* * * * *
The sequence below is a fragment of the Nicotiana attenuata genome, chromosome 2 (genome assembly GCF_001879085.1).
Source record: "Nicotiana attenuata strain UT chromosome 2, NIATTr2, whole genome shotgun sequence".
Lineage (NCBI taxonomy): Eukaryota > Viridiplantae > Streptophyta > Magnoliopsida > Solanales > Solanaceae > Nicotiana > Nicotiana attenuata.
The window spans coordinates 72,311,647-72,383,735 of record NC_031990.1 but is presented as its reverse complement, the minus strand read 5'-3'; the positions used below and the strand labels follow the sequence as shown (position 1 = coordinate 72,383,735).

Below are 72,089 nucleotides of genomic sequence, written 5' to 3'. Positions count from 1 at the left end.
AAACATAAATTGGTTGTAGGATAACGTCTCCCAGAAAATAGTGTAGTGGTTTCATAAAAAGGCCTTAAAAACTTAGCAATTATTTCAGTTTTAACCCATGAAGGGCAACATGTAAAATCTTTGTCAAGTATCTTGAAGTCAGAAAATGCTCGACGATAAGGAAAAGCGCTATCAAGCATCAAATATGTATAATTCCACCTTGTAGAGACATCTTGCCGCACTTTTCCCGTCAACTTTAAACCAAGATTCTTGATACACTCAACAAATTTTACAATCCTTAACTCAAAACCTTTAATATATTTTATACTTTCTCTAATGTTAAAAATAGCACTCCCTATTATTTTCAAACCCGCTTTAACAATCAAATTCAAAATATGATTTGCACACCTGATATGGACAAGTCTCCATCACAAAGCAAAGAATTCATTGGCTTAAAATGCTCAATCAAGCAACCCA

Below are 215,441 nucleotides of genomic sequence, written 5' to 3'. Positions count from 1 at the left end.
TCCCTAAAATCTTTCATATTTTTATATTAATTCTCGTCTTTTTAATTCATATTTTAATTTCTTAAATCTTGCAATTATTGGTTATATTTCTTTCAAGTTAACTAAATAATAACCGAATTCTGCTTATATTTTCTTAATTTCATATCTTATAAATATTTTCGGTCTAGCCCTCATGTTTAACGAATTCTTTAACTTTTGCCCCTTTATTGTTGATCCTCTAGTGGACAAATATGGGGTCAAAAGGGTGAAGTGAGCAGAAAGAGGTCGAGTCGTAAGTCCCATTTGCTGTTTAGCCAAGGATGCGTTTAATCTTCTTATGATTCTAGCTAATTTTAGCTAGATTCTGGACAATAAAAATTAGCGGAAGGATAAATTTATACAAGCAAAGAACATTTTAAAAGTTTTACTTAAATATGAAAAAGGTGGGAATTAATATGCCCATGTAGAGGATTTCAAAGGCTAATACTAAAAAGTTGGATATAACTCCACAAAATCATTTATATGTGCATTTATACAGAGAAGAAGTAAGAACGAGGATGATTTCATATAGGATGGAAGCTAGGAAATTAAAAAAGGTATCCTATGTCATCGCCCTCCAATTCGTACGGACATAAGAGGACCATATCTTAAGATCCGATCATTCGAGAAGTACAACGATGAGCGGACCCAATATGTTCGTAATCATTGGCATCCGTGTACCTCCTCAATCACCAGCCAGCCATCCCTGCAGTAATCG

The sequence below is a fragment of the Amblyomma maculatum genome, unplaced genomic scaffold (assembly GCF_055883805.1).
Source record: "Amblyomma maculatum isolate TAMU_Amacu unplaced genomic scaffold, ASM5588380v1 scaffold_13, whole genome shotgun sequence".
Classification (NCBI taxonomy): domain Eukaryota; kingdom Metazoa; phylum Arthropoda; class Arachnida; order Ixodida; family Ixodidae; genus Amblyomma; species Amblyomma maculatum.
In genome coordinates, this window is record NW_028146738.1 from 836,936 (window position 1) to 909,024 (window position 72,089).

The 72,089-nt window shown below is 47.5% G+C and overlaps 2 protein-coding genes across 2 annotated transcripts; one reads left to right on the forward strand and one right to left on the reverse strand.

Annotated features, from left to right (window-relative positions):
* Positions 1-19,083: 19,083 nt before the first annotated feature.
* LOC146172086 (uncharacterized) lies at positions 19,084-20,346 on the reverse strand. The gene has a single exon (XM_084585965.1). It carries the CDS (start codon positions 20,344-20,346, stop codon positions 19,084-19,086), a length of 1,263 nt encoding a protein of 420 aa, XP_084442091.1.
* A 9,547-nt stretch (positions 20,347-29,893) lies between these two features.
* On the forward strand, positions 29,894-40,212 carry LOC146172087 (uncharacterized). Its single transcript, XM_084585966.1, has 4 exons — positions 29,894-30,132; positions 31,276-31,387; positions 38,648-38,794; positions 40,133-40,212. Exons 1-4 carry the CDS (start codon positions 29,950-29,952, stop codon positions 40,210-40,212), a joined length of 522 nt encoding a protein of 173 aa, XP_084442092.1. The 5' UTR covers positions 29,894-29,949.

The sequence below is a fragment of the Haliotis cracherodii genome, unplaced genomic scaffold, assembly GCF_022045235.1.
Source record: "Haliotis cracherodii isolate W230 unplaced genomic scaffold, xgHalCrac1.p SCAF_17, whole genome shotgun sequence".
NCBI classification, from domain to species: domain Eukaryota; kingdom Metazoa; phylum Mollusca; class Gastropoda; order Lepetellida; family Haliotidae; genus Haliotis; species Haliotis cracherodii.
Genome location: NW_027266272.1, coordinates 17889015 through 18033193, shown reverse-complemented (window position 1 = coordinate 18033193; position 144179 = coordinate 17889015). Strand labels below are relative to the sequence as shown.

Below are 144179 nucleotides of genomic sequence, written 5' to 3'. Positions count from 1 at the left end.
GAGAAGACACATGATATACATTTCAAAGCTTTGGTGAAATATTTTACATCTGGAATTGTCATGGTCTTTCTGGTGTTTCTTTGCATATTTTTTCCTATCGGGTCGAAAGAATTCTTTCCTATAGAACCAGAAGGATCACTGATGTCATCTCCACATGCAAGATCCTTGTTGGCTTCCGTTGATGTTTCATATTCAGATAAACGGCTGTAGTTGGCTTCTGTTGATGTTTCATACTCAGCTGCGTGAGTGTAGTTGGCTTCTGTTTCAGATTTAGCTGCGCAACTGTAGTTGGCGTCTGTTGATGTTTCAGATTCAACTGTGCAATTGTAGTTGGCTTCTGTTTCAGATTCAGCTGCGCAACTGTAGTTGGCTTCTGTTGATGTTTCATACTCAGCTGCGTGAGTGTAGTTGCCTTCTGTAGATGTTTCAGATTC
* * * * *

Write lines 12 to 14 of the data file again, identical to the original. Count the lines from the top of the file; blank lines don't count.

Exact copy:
In genome coordinates, this window is record NW_028146738.1 from 836,936 (window position 1) to 909,024 (window position 72,089).

The 72,089-nt window shown below is 47.5% G+C and overlaps 2 protein-coding genes across 2 annotated transcripts; one reads left to right on the forward strand and one right to left on the reverse strand.

Annotated features, from left to right (window-relative positions):